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May 4

Latin Roots 12: claudo, claudere, claudi, clausum - to close, confine, limit

Another fertile Latin root that has been heartily embraced by English is claudo "to close, confine". Claudo is thought to derive from the Proto-Indo-European root *klau- "hook, peg, nail". Hooks and pegs were used as bolts or bars for doors in primitive structures and so it is logical that many current Indo-European words for "key" derive from this ancient source. These include French clĂ© and Italian chiave (from Latin clavis),...

Feb 16

Latin Roots 11: capio, capere, cepi, captum - to take, capture, understand

The Latin roots discussed so far have had a massive influence on the English language and the root capio "to take, to capture" is no exception. English has been the recipient of so many words from this source, that it would be little exaggeration to say that capio has taken English captive, with a princely number of words from this root accepted into the language. Interestingly, capio goes back to...

Jan 10

Latin Roots 10: struo, struere, struxi, structum - to build, prepare

A large body of English words have been constructed from the Latin root struo - "build" and also "prepare". This root is believed to go back to a Proto-Indo-European root *stere meaning "spread" or "stretch". This PIE root is the ancestor of English straw, street, strew and strain amongst many other str- words. Many other languages have also taken words from this root and a comparison of the related...

Oct 18

Latin Roots 9: traho, trahere, traxi, tractum - to draw, drag (Advanced)

This post will treat the Latin root traho and its derivatives.Traho comes from the Indo-European root *tragh, meaning "drag" or "draw". It may also be more distantly related to the PIE root *dheragh, which gave Old English dragan - "drag, draw, pull", the ancestor of both "drag" and "draw". One of the attractions of traho is the number of useful terms Latin derived from this root which have since been borrowed by English. Things get dragged into...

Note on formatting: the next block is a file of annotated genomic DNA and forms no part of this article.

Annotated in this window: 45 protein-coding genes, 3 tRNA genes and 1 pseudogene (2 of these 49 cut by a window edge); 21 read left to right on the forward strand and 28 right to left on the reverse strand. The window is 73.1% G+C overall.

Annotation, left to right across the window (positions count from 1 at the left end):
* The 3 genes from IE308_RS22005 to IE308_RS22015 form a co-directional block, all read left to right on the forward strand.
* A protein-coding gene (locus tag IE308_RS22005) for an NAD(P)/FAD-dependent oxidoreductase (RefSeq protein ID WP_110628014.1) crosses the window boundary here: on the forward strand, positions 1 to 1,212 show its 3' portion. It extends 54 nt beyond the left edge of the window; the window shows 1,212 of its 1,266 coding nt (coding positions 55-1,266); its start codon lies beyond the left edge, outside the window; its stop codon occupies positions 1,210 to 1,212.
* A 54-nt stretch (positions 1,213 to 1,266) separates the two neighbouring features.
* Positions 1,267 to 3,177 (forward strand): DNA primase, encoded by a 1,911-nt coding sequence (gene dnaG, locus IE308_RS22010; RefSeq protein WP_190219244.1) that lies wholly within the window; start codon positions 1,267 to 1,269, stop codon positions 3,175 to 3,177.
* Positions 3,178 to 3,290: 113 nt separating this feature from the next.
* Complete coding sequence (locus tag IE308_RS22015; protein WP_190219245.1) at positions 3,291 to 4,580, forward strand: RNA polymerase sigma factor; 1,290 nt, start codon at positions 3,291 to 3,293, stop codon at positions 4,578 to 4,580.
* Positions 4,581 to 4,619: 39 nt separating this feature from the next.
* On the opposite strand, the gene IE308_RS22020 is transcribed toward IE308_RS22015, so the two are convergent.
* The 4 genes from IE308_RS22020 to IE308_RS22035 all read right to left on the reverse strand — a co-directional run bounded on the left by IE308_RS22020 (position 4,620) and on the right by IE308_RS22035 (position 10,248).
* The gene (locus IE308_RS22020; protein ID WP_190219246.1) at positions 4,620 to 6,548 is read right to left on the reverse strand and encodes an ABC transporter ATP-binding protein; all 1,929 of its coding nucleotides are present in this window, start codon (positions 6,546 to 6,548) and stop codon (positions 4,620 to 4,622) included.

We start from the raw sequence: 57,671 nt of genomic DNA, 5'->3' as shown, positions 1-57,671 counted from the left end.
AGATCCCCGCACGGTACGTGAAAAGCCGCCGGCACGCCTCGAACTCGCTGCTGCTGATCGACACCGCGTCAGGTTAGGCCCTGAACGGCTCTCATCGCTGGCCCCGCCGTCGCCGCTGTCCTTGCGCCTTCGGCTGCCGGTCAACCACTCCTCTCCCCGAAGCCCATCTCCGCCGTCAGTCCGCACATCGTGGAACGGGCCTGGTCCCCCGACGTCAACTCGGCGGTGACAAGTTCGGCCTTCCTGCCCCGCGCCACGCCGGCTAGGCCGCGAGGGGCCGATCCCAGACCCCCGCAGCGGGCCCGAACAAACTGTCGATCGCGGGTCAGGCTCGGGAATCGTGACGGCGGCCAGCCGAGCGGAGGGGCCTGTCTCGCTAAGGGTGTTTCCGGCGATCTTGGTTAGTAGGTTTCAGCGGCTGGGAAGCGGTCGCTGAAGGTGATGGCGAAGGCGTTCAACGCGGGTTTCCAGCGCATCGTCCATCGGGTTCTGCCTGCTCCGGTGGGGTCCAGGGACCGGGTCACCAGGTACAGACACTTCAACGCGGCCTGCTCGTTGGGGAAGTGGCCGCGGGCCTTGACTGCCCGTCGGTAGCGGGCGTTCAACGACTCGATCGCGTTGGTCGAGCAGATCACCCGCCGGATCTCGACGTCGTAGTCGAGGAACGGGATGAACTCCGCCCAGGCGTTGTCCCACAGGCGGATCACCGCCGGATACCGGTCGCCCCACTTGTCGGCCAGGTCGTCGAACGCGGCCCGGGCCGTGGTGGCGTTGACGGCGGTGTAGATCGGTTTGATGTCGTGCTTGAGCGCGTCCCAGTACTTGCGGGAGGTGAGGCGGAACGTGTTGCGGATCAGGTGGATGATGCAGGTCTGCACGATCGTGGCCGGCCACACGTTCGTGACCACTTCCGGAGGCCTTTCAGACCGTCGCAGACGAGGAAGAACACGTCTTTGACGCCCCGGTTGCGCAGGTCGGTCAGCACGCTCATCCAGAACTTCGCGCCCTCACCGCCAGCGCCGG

Jul 24

Latin Roots 8: "Verto, vertere, verti, versum" - to turn

In this post, we have reverted to an examination of another productive Latin root, verto. This root means "turn" and it is the basis of a large number of derived forms which have also entered English.

Although most English words from this root entered the language via Latin, the root can be traced back even further to a Proto-Indo-European root *wert- meaning "turn, bend". In Germanic languages, the meaning of this root evolved to "turns of fate", and what things...

Jul 5

Latin Roots 7: "Mitto, mittere, misi, missum" - to send, to let go (Advanced)

A large number of English words can be traced back to the Latin root mitto and its derived forms. Mitto means "send, send forth, let go", and also "abandon".

In the daughter languages of Latin, the meaning is primarily "put" as in French mettre, Italian mettere, Catalan metre and Spanish and Portuguese meter. The mission of this blog post is to transmit information about this root to a wider public!

It would be...

May 23

Latin Roots 6: "Porto, portare, portavi, portatum" - to carry

The Latin root porto has given English a multitude of words. The word means "carry" and this important root is present in some of our most common words.

When we go travelling abroad, we all need a passport and if we are feeling rich we may hire a porter to carry our portable luggage.

Every second, goods are imported from other countries and exported abroad, a fact of very...

Mar 3

Latin Roots 5: "Seco, secare, secui, sectum" - to cut

The Latin root seco has provided English with numerous derived forms. This section of the blog will show how words in different languages intersect and will show how words so seemingly far apart as sex, insect and segment are all, in fact, derived forms of the Latin verb secare: to cut.

Confusion abounds with this root, though, as many seemingly related words, such as sect and...

Nov 30

Latin Roots 4 (Advanced) Teneo, tenere, tenui, tentum - To hold

The Latin verb teneo means hold or have. From this root, Latin derived a multiplicity of other forms, which spread into Romance languages and via Latin and French into English.

Teneo is an ancient root which can be traced back to Proto-Indo-European *ten meaning pull or stretch. This meant that many languages had words derived from *ten even before Latin influenced their lexicons.

For example, Ancient Greek had ...

Aug 28

Latin Roots 3: Pendo/pendeo, pendere, pependi, pensum - to hang; to weigh

Latin Roots 3: Pendo/pendeo, pendere, pependi, pensum - to hang; to weigh

Advanced

If you are feeling pensive about this root, it is a good idea to spend some time on this blog. Pearls of wisdom will be dispensed, depend on it!

The Latin word pendo means hang, weigh or pay and its variant pendeo carries a similar meaning. This root also carries the meaning of weigh up...